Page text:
CHARLESTON, W.Va. — A bill passed by the Legislature on the last day of its 60-day session would centralize information on drug crimes, research and treatment.
House Bill 2620 would create the Office of Drug Control Policy within the Department of Health and Human Resources. The office would be responsible for providing administrative support and funding to combating substance abuse, as well as collect crime and overdose data.
The bill had yet to make it to the governor’s desk as of Friday. Once he gets it, he’ll have 15 days to decide whether to sign or veto the legislation.
According to the bill, the information collected would be analyzed so lawmakers could create policies affecting the criminal justice system.
Senate Judiciary Committee Chairman Charles Trump, R-Morgan, said the bill would make it easier for the state to address drug issues.
“The medical data is going one place, the law enforcement data goes another place,” he said. “This will give us the hub where this data can be stored and utilized.”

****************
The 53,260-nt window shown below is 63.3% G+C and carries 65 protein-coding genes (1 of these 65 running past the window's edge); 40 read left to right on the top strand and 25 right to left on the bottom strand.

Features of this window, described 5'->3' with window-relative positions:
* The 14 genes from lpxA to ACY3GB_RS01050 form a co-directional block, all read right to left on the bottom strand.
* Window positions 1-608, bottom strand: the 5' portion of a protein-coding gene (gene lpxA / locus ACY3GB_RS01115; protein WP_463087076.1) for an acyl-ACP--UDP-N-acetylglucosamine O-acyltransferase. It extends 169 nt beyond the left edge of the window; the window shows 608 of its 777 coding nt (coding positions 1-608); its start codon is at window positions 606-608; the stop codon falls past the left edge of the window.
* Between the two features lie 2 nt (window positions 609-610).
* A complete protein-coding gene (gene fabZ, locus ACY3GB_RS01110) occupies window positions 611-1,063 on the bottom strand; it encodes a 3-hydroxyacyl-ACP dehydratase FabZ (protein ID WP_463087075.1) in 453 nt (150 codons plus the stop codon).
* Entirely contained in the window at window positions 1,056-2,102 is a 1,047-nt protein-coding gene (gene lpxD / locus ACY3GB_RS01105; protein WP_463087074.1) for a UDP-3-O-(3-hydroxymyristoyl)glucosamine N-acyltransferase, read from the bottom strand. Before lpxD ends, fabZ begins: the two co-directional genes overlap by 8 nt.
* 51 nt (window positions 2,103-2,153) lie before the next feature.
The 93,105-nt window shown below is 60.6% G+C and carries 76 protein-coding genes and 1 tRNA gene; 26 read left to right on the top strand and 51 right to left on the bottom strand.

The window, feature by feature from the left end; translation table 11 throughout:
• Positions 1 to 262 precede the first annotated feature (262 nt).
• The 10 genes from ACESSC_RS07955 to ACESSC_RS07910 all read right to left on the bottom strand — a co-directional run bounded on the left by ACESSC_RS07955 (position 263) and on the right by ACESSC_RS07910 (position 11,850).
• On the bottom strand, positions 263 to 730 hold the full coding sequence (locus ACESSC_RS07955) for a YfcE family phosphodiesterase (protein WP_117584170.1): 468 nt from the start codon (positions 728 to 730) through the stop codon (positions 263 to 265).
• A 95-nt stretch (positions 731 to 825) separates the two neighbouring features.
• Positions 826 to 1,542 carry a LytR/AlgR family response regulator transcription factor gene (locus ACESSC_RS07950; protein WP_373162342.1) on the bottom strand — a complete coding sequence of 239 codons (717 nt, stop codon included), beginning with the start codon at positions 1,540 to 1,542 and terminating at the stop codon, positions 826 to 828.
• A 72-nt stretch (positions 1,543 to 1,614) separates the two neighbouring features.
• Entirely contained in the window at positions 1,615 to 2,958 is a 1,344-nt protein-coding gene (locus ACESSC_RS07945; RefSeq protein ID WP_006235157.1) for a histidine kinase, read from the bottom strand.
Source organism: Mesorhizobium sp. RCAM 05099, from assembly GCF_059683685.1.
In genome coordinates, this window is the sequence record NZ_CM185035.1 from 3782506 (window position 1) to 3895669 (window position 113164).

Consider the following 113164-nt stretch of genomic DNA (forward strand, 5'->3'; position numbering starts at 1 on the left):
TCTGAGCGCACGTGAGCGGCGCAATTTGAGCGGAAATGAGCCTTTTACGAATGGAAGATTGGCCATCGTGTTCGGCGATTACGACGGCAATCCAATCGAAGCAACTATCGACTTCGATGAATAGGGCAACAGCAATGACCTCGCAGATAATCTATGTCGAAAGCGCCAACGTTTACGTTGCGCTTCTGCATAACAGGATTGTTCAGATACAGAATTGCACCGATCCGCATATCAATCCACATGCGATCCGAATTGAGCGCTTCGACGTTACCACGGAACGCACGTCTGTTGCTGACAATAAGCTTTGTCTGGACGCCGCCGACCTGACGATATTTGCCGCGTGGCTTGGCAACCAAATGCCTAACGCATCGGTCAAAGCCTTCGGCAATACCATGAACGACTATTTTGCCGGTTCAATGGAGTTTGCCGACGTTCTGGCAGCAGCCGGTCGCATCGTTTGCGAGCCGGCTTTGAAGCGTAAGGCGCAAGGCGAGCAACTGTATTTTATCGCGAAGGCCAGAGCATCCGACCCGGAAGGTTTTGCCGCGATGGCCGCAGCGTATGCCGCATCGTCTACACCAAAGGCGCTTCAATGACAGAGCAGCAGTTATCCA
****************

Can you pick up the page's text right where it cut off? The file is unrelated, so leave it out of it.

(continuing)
Trump said this will allow lawmakers to create better legislation that could help decide central planning for the entire state.
“We passed around in this legislature in this 60 days numerous plans to figure out how to do it,” he said.
In an earlier engrossed version of the bill, the Division of Justice and Community Services would have to create two forms for various parties; prosecuting attorneys would have report information regarding criminal charges involving drug use, while medical personnel would have a form requiring them to report on how they treated someone who overdosed.
Trump said Health and Human Resources Secretary Bill Crouch told lawmakers his department is willing to take on this responsibility at no additional cost to the state.
“What this is aimed at is providing a place where the services and the people who are engaged in this war on drugs can be coordinated,” he said. “Where data can be collected and centrally stored to be used by everyone engaged in this war on drugs in West Virginia.”
The Senate unanimously approved the bill, and the House of Delegates voted 96-4 in favor.